An early draft of the 2018-19 Council Goals and Work Plan included a fireworks ban, but it did not make the final version. Visit the Council’s Goals and Work Plan webpage for information on this year’s priorities and goals.
For safety tips, instructions on safe disposal, and a list of legal and illegal fireworks visit the Fireworks Safety page.
Posted: July 3, 2018
Q&A OF THE DAY – Construction on SE 40th Street
Q: What’s going on with the construction on SE 40th Street? Were residents notified?
A: On June 18, the City began making improvements to SE 40th Street from Island Crest Way (ICW) to Gallagher Hill Road. The project will construct concrete curbs, sidewalks, and bicycle lanes on both sides of the roadway. The project is part of the City's current 6-Year Transportation Improvement Plan and is being partially funded through a grant from the Washington State Transportation Improvement Board.
Work will be between 7:00am-5:00pm, Monday-Friday, with the goal of having SE 40th Street from ICW to 88th Avenue substantially completed before school begins in September; no weekend work is currently planned. Flaggers will maintain one open lane of traffic at all times. Outside of working hours the roadway will be open to two lanes of traffic.
A letter of notification was mailed to residents on June 11. Information can also be found in the June 20 edition of the MI Weekly. The press release can be found on the City’s website: www.mercergov.org/News.asp?NewsID=2316.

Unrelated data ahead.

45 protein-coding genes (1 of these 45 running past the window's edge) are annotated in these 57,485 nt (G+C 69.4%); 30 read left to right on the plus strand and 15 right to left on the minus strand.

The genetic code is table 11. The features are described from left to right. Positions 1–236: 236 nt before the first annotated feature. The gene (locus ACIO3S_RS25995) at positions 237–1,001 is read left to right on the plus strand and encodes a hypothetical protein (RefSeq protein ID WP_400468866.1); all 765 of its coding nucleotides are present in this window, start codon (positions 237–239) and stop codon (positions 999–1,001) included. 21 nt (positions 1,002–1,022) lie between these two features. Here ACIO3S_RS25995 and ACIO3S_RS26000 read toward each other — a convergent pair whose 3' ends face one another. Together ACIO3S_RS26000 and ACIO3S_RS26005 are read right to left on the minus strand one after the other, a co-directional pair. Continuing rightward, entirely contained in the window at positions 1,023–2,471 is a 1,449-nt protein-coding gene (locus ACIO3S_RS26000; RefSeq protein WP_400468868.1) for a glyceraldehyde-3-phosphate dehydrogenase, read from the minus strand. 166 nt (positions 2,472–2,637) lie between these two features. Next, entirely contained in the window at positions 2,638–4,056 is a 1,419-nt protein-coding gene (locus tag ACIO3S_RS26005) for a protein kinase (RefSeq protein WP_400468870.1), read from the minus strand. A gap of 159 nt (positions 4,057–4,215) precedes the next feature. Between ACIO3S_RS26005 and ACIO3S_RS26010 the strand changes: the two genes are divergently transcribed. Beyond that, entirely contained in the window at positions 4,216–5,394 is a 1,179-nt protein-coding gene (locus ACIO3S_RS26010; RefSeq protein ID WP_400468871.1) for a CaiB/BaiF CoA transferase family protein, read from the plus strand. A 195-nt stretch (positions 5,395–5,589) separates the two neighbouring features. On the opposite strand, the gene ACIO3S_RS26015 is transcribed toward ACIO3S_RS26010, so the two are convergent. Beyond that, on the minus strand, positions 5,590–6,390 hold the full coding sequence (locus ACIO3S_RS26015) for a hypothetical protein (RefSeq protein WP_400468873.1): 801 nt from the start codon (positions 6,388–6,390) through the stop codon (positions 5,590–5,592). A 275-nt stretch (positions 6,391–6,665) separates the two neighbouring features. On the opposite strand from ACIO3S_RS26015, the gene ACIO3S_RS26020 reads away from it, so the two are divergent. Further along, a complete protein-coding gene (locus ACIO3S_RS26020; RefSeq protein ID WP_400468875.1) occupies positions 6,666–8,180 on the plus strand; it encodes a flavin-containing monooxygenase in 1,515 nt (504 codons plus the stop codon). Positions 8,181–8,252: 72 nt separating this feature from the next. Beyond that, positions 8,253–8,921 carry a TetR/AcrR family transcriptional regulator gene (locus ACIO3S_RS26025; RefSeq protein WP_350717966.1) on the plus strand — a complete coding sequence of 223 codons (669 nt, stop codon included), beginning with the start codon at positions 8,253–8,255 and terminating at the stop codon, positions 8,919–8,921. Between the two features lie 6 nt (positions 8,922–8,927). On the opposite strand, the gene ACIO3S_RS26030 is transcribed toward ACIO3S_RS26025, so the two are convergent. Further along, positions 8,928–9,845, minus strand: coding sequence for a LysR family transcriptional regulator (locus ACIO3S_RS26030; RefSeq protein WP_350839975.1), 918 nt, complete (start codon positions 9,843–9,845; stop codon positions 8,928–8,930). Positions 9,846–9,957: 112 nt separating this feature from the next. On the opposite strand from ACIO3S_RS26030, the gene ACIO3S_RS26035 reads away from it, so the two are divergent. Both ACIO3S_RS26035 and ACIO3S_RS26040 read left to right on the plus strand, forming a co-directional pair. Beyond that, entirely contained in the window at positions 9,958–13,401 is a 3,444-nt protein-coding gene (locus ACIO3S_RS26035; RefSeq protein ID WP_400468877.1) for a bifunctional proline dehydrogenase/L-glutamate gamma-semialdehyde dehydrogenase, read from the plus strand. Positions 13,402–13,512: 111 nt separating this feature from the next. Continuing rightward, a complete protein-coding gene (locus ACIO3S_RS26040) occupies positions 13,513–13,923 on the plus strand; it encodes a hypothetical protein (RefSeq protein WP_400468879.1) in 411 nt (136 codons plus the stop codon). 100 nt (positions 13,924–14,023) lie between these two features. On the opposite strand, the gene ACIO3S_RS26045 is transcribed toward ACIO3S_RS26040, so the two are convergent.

Contact Clint Morris, City Street Engineer, with any questions at firstname.lastname@example.org.
Posted: June 26, 2018
Q&A OF THE DAY – Homelessness on Mercer Island
Q: What’s going on with all this talk about homeless camps on Mercer Island?
A: There is no doubt that the Puget Sound region is experiencing a significant increase in homelessness activity. Mercer Island, however, has not encountered this issue on the same scale. City staff have inspected the sites being discussed by the community and believe that these sites are not indicative of a rise in homelessness activity on the Island.
WEST MERCER WAY OFF-RAMP: The plywood structure and building materials on the West Mercer Way off ramp are located on WSDOT right-of-way. Mercer Island Police (MIPD) reported that it does not appear to have been inhabited in the last year. They have coordinated with WSDOT and Parks Maintenance staff for its removal. WSDOT will be removing the structure on Monday, June 25.
MERCERDALE PARK: The Parks & Recreation Department received a call on Saturday (June 16) afternoon about campfire remnants and hypodermic needles on the hillside at Mercerdale Park. A Police Sergeant dispatched to the site found debris that looked to have been there for a few months. He advised the Parks Maintenance Team of the location and nature of the site, who have conducted a sweep of the area. While this area of Mercerdale has been a hotspot for activity, Parks Maintenance staff have made considerable efforts to mitigate illegal activity by (1) inhibiting foot traffic in the area by blocking the social trail with large pieces of wood and brush, replanting trees and shrubs, and posting signage, and (2) periodically monitoring the hillside to evaluate if it’s being actively used. Once alerted to an issue such as this, staff take immediate measures to remove all garbage and furniture, and begin regular sweeps of the area to dissuade future use. In the rare cases where one appears to be an active camp or host to illegal activities, staff immediately refer the matter to the MIPD.
The situations staff have been alerted to regarding camps are (1) a deserted structure and (2) a “party camp,” not homeless encampments. The City has not observed a growing problem with homeless encampments in Mercer Island. This year’s activity level is consistent with past years. The City is, nevertheless, committed to addressing the problem of homelessness as a City and a regional partner. The safety and security of our residents is one of our top priorities.